Cast: Amitabh Bachchan, Ritesh Deshmukh, Mohnish Behl, Paresh Rawal
Director: Ram Gopal Verma
In the climax of Ramgopal Varma's Rann, Amitabh Bachchan's character, a senior respected journalist Vijay Harshvardhan Malik delivers an eight-minute impassioned monologue explaining the relevance and the responsibility of the media. Earlier on in the same film, this pillar of journalistic integrity agrees to air an anonymously received sting-operation that implicates the country's Prime Minister for his involvement in a communal riot, without so much as verifying the source of the footage or investigating its authenticity.
As it turns out, the sting is fake. So much for his bhashan on the media's responsibility!
For a film set within the world of television news, Rann is embarrassingly ill-researched and contains plot holes the size of craters. Varma threatens to expose the politics of television news, but with his simplistic, misguided approach his film ends up just as sensational as the very channels he points fingers at.
Bachchan's character Malik is an ethical, principled channel head who's losing the TRP battle to a former colleague Amrish (played by Mohnish Behl) whose channel believes in packaging news entertainingly. Advised by his industrialist brother-in-law, Malik's son Jai (played by Phoonk's Sudeep) makes a discreet deal with a corrupt politician to air a fake sting framing the Prime Minister in exchange for enough money to save his failing channel and to set up a few more.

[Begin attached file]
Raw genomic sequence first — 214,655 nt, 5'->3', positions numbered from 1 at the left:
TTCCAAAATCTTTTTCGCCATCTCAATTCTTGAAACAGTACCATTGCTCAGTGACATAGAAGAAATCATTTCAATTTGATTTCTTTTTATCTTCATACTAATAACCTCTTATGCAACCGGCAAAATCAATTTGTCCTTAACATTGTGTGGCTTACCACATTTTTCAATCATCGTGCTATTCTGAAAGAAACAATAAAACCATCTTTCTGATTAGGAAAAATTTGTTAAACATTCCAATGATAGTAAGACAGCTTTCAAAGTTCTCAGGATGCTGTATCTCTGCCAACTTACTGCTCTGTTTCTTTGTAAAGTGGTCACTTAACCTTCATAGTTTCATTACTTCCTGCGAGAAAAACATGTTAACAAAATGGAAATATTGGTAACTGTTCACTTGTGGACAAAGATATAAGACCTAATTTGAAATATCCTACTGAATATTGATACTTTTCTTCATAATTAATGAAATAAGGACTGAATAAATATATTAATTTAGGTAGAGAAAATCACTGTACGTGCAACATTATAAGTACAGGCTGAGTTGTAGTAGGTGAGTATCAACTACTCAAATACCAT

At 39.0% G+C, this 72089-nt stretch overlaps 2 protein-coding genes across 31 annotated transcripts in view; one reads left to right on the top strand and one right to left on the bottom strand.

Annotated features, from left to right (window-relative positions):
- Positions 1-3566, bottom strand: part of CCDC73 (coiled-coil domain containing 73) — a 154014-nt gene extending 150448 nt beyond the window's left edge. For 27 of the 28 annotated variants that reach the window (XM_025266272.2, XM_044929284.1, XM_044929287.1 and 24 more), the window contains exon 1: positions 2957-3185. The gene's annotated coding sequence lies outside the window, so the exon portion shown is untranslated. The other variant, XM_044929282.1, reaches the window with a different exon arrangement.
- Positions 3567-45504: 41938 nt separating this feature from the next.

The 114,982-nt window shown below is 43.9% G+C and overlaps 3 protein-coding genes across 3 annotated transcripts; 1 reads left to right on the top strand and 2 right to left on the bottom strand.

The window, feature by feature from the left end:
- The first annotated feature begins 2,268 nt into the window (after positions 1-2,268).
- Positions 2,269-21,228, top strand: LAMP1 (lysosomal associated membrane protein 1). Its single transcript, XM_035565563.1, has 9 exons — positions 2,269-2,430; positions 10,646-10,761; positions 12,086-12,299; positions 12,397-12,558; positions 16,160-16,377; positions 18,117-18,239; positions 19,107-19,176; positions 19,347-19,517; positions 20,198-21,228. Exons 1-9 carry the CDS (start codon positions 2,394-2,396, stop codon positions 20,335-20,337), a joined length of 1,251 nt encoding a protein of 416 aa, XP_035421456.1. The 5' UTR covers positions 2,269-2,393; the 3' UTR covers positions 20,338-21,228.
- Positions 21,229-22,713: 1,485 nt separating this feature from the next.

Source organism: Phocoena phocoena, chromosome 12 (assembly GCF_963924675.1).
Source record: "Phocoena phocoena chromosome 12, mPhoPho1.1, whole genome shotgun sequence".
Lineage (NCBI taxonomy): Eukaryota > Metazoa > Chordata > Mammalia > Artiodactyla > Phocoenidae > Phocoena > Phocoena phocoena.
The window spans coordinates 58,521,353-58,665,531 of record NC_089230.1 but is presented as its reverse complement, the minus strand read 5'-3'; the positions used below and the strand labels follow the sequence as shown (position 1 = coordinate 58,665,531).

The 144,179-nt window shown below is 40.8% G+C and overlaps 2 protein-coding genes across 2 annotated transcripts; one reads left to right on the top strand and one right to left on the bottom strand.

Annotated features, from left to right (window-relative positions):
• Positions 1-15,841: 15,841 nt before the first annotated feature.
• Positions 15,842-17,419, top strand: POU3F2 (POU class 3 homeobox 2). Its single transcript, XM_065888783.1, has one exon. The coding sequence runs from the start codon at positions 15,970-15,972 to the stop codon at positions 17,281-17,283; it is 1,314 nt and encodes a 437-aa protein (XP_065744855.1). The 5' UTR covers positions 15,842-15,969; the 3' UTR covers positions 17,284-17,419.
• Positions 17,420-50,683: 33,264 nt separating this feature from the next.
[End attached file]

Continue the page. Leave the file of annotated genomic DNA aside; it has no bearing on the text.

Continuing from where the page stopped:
The sting, once aired on the channel by an unsuspecting Malik Sr, takes down the PM and helps the corrupt neta (played by Paresh Rawal) get the top job instead. But before long an earnest reporter at Malik's channel (played by Ritesh Deshmukh) smells a rat and unearths the truth. He approaches the boss with the information, and Malik Sr eventually exposes everyone involved in the scandal.
Rann is not so much a bad film as it is a boring, predictable one. Varma and his writers borrow the Madhur Bhandarkar-blueprint and give us uni-dimensional characters who are either black or white, seldom grey. Although the film's portrayal of a certain kind of Hindi news journalism may not be far from the truth, it is the film's lazy stereotyping that is tiresome here.
Varma uses crazy camera moves, tight close ups and a booming background score to create the drama that his simplistic script fails to.
What ultimately comes in the way of Rann achieving the potential of its premise is the over-use of cliché in the absence of original writing. As a result, Amitabh Bachchan is wasted in a part that requires little else but for him to look dismayed throughout the film.
I'm going with two of five for Ramgopal Varma's Rann; it's not even average stuff from a filmmaker who's given us so much more. Can we have the old Ramgopal Varma back please?